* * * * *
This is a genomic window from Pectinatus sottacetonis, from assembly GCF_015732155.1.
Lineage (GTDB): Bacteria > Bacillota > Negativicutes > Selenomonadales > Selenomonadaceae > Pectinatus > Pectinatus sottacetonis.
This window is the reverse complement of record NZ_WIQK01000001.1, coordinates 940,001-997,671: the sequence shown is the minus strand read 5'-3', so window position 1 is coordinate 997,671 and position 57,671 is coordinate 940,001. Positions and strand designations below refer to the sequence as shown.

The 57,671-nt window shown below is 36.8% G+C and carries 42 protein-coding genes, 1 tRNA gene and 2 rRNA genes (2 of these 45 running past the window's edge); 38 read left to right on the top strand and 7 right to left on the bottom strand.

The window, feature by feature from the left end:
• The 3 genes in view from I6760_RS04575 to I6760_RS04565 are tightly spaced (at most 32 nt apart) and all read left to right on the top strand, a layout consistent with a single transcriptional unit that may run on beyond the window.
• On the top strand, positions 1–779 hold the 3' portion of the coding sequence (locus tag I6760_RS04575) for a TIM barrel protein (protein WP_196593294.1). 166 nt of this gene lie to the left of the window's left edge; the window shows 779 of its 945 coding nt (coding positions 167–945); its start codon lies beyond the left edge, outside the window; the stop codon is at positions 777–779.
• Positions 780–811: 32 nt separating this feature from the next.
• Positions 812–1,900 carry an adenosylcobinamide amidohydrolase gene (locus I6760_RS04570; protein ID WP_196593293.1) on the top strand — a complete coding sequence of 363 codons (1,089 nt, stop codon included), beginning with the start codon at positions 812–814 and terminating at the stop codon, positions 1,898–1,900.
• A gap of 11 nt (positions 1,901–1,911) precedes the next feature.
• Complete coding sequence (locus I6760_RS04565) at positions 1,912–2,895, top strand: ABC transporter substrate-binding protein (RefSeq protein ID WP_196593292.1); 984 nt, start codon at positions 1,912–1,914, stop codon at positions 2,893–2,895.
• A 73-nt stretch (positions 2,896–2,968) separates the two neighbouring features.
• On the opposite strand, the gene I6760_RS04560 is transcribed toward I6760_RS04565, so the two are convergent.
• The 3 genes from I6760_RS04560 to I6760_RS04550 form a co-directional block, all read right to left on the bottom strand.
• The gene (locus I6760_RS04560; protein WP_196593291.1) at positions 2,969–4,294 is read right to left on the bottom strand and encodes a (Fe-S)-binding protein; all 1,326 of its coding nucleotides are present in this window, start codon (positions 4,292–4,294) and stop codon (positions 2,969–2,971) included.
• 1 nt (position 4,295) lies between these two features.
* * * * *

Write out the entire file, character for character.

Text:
This is a genomic window from Pectinatus sottacetonis, from assembly GCF_015732155.1.
Lineage (GTDB): Bacteria > Bacillota > Negativicutes > Selenomonadales > Selenomonadaceae > Pectinatus > Pectinatus sottacetonis.
This window is the reverse complement of record NZ_WIQK01000001.1, coordinates 940,001-997,671: the sequence shown is the minus strand read 5'-3', so window position 1 is coordinate 997,671 and position 57,671 is coordinate 940,001. Positions and strand designations below refer to the sequence as shown.

The 57,671-nt window shown below is 36.8% G+C and carries 42 protein-coding genes, 1 tRNA gene and 2 rRNA genes (2 of these 45 running past the window's edge); 38 read left to right on the top strand and 7 right to left on the bottom strand.

The window, feature by feature from the left end:
• The 3 genes in view from I6760_RS04575 to I6760_RS04565 are tightly spaced (at most 32 nt apart) and all read left to right on the top strand, a layout consistent with a single transcriptional unit that may run on beyond the window.
• On the top strand, positions 1–779 hold the 3' portion of the coding sequence (locus tag I6760_RS04575) for a TIM barrel protein (protein WP_196593294.1). 166 nt of this gene lie to the left of the window's left edge; the window shows 779 of its 945 coding nt (coding positions 167–945); its start codon lies beyond the left edge, outside the window; the stop codon is at positions 777–779.
• Positions 780–811: 32 nt separating this feature from the next.
• Positions 812–1,900 carry an adenosylcobinamide amidohydrolase gene (locus I6760_RS04570; protein ID WP_196593293.1) on the top strand — a complete coding sequence of 363 codons (1,089 nt, stop codon included), beginning with the start codon at positions 812–814 and terminating at the stop codon, positions 1,898–1,900.
• A gap of 11 nt (positions 1,901–1,911) precedes the next feature.
• Complete coding sequence (locus I6760_RS04565) at positions 1,912–2,895, top strand: ABC transporter substrate-binding protein (RefSeq protein ID WP_196593292.1); 984 nt, start codon at positions 1,912–1,914, stop codon at positions 2,893–2,895.
• A 73-nt stretch (positions 2,896–2,968) separates the two neighbouring features.
• On the opposite strand, the gene I6760_RS04560 is transcribed toward I6760_RS04565, so the two are convergent.
• The 3 genes from I6760_RS04560 to I6760_RS04550 form a co-directional block, all read right to left on the bottom strand.
• The gene (locus I6760_RS04560; protein WP_196593291.1) at positions 2,969–4,294 is read right to left on the bottom strand and encodes a (Fe-S)-binding protein; all 1,326 of its coding nucleotides are present in this window, start codon (positions 4,292–4,294) and stop codon (positions 2,969–2,971) included.
• 1 nt (position 4,295) lies between these two features.